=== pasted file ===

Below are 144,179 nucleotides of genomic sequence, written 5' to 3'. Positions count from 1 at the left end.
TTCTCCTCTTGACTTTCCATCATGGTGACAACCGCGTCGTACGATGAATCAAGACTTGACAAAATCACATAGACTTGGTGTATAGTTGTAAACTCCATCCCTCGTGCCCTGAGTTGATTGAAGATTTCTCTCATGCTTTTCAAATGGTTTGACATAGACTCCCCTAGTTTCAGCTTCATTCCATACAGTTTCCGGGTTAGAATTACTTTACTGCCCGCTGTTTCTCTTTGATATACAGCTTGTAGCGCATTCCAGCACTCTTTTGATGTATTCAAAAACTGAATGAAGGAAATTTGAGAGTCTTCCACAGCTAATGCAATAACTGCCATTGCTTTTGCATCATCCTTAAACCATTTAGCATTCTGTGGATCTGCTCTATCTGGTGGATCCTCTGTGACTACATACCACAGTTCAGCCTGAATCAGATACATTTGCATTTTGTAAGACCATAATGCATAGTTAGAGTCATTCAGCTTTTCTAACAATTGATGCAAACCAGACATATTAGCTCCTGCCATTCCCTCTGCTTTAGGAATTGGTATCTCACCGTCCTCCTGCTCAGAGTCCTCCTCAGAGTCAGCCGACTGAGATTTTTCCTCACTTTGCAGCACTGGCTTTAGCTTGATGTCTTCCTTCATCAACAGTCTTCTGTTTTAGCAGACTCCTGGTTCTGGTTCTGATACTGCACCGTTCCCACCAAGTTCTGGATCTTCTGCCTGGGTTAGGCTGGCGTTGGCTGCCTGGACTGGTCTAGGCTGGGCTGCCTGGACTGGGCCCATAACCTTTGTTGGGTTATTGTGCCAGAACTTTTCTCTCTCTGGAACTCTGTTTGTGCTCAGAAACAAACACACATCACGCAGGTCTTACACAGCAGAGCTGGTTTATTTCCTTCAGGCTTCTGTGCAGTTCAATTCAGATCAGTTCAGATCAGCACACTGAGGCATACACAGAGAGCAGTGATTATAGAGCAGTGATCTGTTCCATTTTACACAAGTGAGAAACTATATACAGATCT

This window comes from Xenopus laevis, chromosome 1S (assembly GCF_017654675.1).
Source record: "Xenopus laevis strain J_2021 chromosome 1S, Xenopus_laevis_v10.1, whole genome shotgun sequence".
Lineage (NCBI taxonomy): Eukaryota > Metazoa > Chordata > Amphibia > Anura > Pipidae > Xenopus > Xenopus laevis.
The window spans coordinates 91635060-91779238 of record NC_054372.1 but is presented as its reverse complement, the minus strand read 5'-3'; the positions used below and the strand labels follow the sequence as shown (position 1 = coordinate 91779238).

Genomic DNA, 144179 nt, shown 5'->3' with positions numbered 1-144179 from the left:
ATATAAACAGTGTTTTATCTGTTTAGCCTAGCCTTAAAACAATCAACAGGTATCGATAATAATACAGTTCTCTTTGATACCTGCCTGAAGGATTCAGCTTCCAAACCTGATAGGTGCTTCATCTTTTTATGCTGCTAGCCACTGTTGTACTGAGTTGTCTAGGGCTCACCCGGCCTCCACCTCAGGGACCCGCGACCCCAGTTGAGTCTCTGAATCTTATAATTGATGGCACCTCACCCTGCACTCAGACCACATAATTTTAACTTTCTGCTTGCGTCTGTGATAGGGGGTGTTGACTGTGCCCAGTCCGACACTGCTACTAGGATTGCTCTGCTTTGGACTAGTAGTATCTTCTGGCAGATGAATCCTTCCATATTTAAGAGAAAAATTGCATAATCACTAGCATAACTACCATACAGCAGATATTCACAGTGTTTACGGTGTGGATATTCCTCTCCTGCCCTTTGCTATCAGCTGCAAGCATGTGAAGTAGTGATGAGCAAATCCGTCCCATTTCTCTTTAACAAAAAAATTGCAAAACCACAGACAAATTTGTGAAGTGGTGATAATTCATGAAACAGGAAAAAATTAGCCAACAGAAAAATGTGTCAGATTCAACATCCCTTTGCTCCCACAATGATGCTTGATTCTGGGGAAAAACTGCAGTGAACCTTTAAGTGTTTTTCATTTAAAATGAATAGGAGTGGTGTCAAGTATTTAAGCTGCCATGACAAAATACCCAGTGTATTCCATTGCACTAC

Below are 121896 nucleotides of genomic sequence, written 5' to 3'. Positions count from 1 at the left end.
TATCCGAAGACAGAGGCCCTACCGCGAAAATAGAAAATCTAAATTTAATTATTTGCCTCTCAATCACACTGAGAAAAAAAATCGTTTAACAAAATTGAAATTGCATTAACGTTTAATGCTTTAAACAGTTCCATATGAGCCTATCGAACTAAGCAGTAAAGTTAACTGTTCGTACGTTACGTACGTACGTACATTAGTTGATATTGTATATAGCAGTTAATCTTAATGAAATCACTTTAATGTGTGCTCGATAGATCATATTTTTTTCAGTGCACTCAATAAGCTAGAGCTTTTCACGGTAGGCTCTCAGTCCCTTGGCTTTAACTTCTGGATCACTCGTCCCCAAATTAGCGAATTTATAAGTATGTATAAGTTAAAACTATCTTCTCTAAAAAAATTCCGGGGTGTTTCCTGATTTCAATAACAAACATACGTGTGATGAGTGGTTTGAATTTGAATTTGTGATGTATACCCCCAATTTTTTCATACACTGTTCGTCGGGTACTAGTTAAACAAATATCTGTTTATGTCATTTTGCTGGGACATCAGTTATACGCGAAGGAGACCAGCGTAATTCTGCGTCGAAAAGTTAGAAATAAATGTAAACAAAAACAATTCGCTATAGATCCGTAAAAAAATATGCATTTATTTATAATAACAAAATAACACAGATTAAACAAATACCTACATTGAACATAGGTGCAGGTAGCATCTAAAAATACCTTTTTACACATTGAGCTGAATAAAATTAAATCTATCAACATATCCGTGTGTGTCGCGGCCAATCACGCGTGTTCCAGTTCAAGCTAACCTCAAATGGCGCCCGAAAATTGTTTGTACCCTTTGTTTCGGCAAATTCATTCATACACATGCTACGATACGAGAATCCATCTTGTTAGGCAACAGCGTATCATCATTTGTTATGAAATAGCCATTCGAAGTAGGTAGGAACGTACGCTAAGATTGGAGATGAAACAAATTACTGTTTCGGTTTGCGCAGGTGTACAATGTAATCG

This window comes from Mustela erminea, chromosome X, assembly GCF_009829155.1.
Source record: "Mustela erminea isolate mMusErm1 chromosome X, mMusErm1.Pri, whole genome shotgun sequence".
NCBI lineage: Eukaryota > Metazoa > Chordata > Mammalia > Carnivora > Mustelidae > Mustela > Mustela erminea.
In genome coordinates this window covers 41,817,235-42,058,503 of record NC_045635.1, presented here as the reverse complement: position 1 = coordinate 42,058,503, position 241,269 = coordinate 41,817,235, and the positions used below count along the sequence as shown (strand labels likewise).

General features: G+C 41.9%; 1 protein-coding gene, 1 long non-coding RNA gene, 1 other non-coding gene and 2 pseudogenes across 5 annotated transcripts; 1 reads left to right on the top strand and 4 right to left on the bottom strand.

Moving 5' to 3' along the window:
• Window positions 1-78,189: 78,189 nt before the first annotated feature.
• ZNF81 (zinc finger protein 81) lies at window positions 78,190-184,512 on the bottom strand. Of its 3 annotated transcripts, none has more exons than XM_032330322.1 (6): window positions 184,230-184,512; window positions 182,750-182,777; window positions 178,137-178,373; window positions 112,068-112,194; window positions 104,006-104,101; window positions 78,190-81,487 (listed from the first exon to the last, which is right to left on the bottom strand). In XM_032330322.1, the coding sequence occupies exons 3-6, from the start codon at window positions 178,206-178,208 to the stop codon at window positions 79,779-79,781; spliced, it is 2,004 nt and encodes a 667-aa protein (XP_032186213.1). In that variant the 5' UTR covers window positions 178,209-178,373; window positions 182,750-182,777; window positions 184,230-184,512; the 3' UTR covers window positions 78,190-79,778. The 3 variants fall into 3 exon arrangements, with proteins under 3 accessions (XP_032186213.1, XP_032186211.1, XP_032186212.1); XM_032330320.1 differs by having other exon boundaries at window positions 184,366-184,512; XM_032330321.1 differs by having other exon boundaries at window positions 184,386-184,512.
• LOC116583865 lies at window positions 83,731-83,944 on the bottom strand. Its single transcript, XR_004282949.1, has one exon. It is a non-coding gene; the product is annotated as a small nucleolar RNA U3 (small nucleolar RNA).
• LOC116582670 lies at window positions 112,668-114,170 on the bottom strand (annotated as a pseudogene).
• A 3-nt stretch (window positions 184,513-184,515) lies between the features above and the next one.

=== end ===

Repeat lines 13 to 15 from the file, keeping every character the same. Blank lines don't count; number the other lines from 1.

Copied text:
NCBI lineage: Eukaryota > Metazoa > Chordata > Mammalia > Carnivora > Mustelidae > Mustela > Mustela erminea.
In genome coordinates this window covers 41,817,235-42,058,503 of record NC_045635.1, presented here as the reverse complement: position 1 = coordinate 42,058,503, position 241,269 = coordinate 41,817,235, and the positions used below count along the sequence as shown (strand labels likewise).

General features: G+C 41.9%; 1 protein-coding gene, 1 long non-coding RNA gene, 1 other non-coding gene and 2 pseudogenes across 5 annotated transcripts; 1 reads left to right on the top strand and 4 right to left on the bottom strand.